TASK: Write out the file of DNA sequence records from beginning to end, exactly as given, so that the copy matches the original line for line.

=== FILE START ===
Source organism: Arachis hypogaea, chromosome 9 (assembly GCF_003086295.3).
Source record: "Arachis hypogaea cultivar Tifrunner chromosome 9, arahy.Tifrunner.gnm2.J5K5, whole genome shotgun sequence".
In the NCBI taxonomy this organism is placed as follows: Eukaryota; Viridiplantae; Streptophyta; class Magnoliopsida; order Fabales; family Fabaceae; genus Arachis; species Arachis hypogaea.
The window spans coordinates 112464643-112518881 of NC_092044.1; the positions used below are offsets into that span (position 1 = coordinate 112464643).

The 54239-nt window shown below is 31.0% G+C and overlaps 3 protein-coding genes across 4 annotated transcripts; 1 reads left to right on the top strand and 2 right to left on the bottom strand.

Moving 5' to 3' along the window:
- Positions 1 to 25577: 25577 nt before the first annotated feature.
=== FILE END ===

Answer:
Source organism: Arachis hypogaea, chromosome 9 (assembly GCF_003086295.3).
Source record: "Arachis hypogaea cultivar Tifrunner chromosome 9, arahy.Tifrunner.gnm2.J5K5, whole genome shotgun sequence".
In the NCBI taxonomy this organism is placed as follows: Eukaryota; Viridiplantae; Streptophyta; class Magnoliopsida; order Fabales; family Fabaceae; genus Arachis; species Arachis hypogaea.
The window spans coordinates 112464643-112518881 of NC_092044.1; the positions used below are offsets into that span (position 1 = coordinate 112464643).

The 54239-nt window shown below is 31.0% G+C and overlaps 3 protein-coding genes across 4 annotated transcripts; 1 reads left to right on the top strand and 2 right to left on the bottom strand.

Moving 5' to 3' along the window:
- Positions 1 to 25577: 25577 nt before the first annotated feature.